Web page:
Friday, July 15, 2005

I Have This Thought Almost Every Day

My spouse was home, pregnant. I was at work at the local hospital, deep among the mountains and lakes of the far northern reaches of New York where we lived in 1998.

The high-voltage power line towers, which looked to me like great frozen robot men playing impossibly slow jump-rope, crumpled into low piles under the weight of the ice. They folded like boxers knocked down for the count. And the count was us.

At the hospital the lights went out momentarily but came back on again as the back-up generator kicked in. Television news described the wide swathes of of areas without electricity, along with pictures of the trees bent over in half and the power lines down everywhere. Everything was icy white. Travel was life-threatening, more so than usual.

Then it seemed like a humming sound, which we previously didn't notice much, wound down and faded away, gaining our attention as it did so. The lights went out again, and stayed out. The generator had failed, and the hospital was without power. It was quiet then.

No computers. No patient call lights. No IV pumps beeping. No televisions. Just voices.

The phones had failed too, but there was one pay phone in the Emergency Room lobby that still worked for some odd reason, and the doctors solicited quarters from all the staff so they could make the calls necessary to arrange transfers of the ventilated patients.

At that time there were no cell towers in the mountains. No cell phones. Not that these would have worked, anyways.

Some of us left the hospital and went home. I did. It was a mile drive only. Sanders were out.

My spouse was warm by the woodstove which we routinely used to heat our beautiful little home. She made grilled cheese sandwiches on it. I quickly gathered flashlights and slid my car down off French Hill back to work.

We switched patients off their drips. The kitchen staff made a fireman's line to pass food trays up the stairwells, as the elevators were useless. We wondered how long it would last. The patients slept well that night, and it did not get very cold in the hospital. Must not have been electric heat.

The next day another generator arrived which had been donated by a local business. And the power returned to the hill neighborhood where we lived, but many sections right in town remained dark. Some of my coworkers had no electricity for two more weeks.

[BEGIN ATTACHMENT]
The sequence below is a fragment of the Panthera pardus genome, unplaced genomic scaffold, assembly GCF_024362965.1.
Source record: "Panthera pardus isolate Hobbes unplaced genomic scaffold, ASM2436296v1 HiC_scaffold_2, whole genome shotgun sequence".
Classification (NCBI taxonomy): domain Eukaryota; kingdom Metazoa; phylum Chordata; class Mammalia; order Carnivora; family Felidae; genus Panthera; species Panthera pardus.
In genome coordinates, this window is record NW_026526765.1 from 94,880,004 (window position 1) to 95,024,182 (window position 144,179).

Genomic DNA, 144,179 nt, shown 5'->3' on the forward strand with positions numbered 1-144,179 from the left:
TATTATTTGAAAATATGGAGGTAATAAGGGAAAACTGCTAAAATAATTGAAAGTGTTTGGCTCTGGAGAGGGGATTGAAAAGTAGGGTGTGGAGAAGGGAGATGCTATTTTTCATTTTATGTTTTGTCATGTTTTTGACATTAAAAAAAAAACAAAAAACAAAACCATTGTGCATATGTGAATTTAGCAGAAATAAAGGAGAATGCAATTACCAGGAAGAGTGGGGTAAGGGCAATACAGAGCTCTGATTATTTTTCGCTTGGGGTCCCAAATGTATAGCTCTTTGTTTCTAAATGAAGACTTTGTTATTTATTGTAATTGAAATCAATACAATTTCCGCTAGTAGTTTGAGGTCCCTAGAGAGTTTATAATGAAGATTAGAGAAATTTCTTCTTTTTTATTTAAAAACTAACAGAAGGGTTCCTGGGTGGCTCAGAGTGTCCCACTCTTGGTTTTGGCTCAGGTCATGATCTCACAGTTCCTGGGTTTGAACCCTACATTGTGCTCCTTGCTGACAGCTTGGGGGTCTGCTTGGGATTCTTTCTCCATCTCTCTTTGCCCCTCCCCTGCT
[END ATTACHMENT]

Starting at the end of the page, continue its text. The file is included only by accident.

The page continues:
Nurses will complain about things. That is understandable, because the work is very stressful and difficult. Marathon running is comparatively easier. I know.

But sometimes when I am now at work and I overhear people complaining about patients, assignments, lack of supplies, management, or whatever, I catch myself thinking "well, at least we have electricity."


SassyNurse said...

That is a positive thought I need to adopt I believe. That will be my new stress relief. "At least we have electricity"! Although it may be like the magic words of "Gee its quiet around here..."

Anonymous said...

I am reading your descriptions of snow, dreaming of that scene right now. Thanks to a super brief, super powerful monsoon, my house lost its carport, half the back patio, and its electricity for two hours... It gets HOT with no fans or air on...

Well, I go the night off out of it (to stay home and fix the roof from getting the carport ripped off of it) which is done already... Now if only the house would hurry up and cool off...

Just think of snow...

Jodie said...

The power went off once when I worked at KU (street repair folks cut a major line). Parts of the hospital power came back on within minutes as the generators kicked in, but not in my part of the building.

It was winter, cold, and very late afternoon (so already dark). I was on the second floor, interviewing a double amputee for a wound study when it happened.

No lights. No heat. No phone. And most people had already gone home.

I had to hunt down a police officer, and once they had time, he came back with a colleague to carry this lady downstairs so that she could go home.

We waited in the dark for at least an hour. This experience was not nearly so bad as yours, but I'll always remember her attitude: "Honey, I ain't got no legs. No lights is nuthin'."